BELLEFONTE, Pa. (AP) – Most of the men and women who may render a verdict in Jerry Sandusky's child sexual abuse case have been chosen, and their ranks reflect the strong role Penn State plays in its surrounding community.
Nine of the 12 main members of the jury were selected Tuesday, and they include a rising senior at the college, a retired soil sciences professor with 37 years at the university, a man with bachelor's and master's degrees from the school and a woman who's been a football season ticket holder since the 1970s.
Others selected included a 24-year-old man with plans to attend an auto technician school, a mother of two who works in retail, a retired school bus driver, an engineer with no Penn State ties and a property management firm employee.
The main jury already includes five men and four women. The other three main jurors and four alternates could be chosen as early as today, with opening statements scheduled for Monday. The judge said the case could last several weeks.
Sandusky, 68, a former assistant football coach, is fighting 52 criminal charges for alleged abuse of 10 boys over 15 years. He has repeatedly denied the allegations. He faces potential penalties that could result in an effective life prison sentence.
More than 600 jury duty summonses were sent out to residents in Centre County, the home of Penn State University's main campus.
In questioning 40 prospective jurors, about half said they or immediate family members worked at Penn State or were university retirees. One woman rented apartments to college students. Four knew Sandusky and two knew his wife.
Sandusky's lawyer won the right to have jurors chosen from the local community, and prosecutors had concerns that Centre County might prove to be nearly synonymous with Penn State.
Sandusky had helped build the football team's reputation as a defensive powerhouse known as "Linebacker U." His arrest toppled Joe Paterno from the head coaching position just months before his death from cancer, and some of the alleged attacks on children are said to have occurred inside university showers.
One of the very first jurors to be seated wasn't just a season ticketholder since the 1970s: She said John McQueary – a possible trial witness and the father of a key witness – once worked with her husband.
When Sandusky's lawyer sought to have her removed for cause, Judge John Cleland signaled he would need more grounds.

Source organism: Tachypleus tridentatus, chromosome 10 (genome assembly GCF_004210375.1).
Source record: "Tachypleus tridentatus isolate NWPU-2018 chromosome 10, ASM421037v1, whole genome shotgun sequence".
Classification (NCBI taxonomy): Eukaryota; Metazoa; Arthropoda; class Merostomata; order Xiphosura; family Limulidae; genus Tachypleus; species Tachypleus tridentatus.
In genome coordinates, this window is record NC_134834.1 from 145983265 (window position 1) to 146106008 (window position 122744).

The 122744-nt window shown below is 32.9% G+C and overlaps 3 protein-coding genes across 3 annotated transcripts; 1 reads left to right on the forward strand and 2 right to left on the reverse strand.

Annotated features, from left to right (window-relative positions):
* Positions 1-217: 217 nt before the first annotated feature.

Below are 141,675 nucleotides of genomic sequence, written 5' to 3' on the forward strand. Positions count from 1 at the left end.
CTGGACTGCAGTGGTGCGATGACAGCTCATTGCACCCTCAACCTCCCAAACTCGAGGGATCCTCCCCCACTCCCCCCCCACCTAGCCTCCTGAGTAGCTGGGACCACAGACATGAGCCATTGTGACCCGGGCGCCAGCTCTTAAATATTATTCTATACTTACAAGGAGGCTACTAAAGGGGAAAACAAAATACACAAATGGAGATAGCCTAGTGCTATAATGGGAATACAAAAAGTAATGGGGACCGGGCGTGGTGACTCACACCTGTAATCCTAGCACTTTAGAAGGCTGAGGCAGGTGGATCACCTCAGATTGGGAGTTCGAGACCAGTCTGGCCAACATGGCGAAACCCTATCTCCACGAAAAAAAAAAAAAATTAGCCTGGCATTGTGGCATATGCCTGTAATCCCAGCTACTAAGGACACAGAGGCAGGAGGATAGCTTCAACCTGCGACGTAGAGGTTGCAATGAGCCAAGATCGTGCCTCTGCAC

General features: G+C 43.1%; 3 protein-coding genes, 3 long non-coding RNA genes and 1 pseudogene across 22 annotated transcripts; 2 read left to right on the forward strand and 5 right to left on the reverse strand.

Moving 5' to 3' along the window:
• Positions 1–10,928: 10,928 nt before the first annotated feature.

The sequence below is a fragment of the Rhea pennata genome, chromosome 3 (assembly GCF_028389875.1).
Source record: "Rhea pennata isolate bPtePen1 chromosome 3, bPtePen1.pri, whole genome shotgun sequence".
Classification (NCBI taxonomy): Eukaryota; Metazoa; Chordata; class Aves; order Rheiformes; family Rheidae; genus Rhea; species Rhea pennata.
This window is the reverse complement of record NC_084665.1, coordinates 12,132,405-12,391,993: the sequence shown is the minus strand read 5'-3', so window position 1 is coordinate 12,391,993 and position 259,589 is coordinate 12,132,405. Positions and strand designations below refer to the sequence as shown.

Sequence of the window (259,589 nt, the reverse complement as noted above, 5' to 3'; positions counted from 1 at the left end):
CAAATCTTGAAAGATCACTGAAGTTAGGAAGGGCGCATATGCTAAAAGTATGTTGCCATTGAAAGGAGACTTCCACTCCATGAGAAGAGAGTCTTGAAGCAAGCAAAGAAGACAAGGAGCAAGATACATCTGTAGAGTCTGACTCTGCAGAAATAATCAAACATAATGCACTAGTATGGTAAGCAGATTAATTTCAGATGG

"We're in Centre County. We're in rural Pennsylvania," Cleland said, noting that such connections "can't be avoided."
Sandusky attorney Joe Amendola opted not to use one of his eight challenges, and she joined the panel. Amendola did strike parents with children who are roughly junior high school age, similar to the ages for the alleged victims.
All the jurors will have to say under oath they can be impartial.
Prospective jurors learned that Paterno's widow, Sue, and their son and former quarterbacks' coach, Jay, were among the potential defense witnesses, about which a family spokesman declined comment. Members of Sandusky's family also were on a list read to prospective jurors, along with assistant coach Mike McQueary and his father.
Mike McQueary, on leave from the team, has said he saw Sandusky naked in a team shower with a young boy more than a decade ago and reported it to Paterno. Mike McQueary is also on the prosecution's list, along with young men who have accused Sandusky of abusing them.
Among those who were struck from the jury pool were a nurse who said people make up stories all the time – prosecutors used a challenge for her – as well as a man who had volunteered for the charity Sandusky founded, The Second Mile.
Also struck were a mother of 10 who said she has made up her mind, a Penn State fan and township manager who said news coverage of the case has been destructive to her community, a woman who taught Sandusky's son in third grade before the Sanduskys adopted him, and a '94 alumnus who knows the Sanduskys.
By the end of Tuesday's jury selection, both the defense and the prosecution had used five of their allotted eight strikes.
Cleland told the more than 220 potential jurors he would not sequester them, meaning they can spend nights at home during the trial that is expected to last several weeks.
While about a dozen TV news trucks and more than 50 reporters waited outside the courthouse for updates, Cleland urged the jury pool to avoid news accounts or social media postings.
"No one in the world will know as much about this trial as the people sitting in the jury box," Cleland told them.
Sandusky attended jury selection, and laughed at some of Cleland's humorous remarks to potential jurors. But when Cleland told the pool the nature of the charge, Sandusky put his head down.
Prosecutors have claimed that Sandusky groomed boys he met through The Second Mile, the charity he founded for at-risk youth in 1977, then attacked them, in some cases in his own home or inside university athletic facilities.